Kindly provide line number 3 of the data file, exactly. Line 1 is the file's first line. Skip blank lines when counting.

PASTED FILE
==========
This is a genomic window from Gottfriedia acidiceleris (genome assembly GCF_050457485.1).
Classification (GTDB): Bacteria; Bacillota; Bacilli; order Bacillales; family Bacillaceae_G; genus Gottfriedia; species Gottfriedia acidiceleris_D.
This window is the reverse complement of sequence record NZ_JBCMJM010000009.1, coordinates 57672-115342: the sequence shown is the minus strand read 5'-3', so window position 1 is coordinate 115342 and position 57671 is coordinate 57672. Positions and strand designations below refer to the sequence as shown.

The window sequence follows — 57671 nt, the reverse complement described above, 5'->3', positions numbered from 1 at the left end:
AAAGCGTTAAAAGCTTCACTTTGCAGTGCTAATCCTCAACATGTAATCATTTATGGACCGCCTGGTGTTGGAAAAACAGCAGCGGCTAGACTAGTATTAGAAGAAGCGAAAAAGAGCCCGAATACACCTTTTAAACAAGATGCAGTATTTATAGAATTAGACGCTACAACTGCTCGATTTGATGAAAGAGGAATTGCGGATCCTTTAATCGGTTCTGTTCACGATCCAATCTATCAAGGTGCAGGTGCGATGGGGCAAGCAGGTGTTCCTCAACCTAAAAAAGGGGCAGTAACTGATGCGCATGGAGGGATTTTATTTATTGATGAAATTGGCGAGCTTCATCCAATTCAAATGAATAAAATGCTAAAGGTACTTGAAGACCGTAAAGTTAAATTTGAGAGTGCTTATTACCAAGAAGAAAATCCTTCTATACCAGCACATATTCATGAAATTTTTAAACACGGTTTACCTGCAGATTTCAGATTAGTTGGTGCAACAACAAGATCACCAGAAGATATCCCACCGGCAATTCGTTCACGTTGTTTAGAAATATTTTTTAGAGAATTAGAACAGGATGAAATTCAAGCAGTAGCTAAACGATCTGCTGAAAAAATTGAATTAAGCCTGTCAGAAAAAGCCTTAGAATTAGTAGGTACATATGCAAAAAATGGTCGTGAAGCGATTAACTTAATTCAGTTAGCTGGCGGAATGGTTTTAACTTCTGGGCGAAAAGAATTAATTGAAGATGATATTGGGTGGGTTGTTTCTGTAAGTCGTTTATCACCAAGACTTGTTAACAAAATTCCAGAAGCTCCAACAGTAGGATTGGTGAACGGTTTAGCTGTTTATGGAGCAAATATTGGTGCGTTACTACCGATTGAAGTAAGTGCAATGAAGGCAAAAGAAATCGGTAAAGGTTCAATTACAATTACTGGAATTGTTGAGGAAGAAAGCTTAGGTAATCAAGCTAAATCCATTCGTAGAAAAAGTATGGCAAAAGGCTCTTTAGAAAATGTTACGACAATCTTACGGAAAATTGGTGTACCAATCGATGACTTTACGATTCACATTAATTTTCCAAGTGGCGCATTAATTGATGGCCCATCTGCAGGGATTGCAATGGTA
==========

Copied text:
This window is the reverse complement of sequence record NZ_JBCMJM010000009.1, coordinates 57672-115342: the sequence shown is the minus strand read 5'-3', so window position 1 is coordinate 115342 and position 57671 is coordinate 57672. Positions and strand designations below refer to the sequence as shown.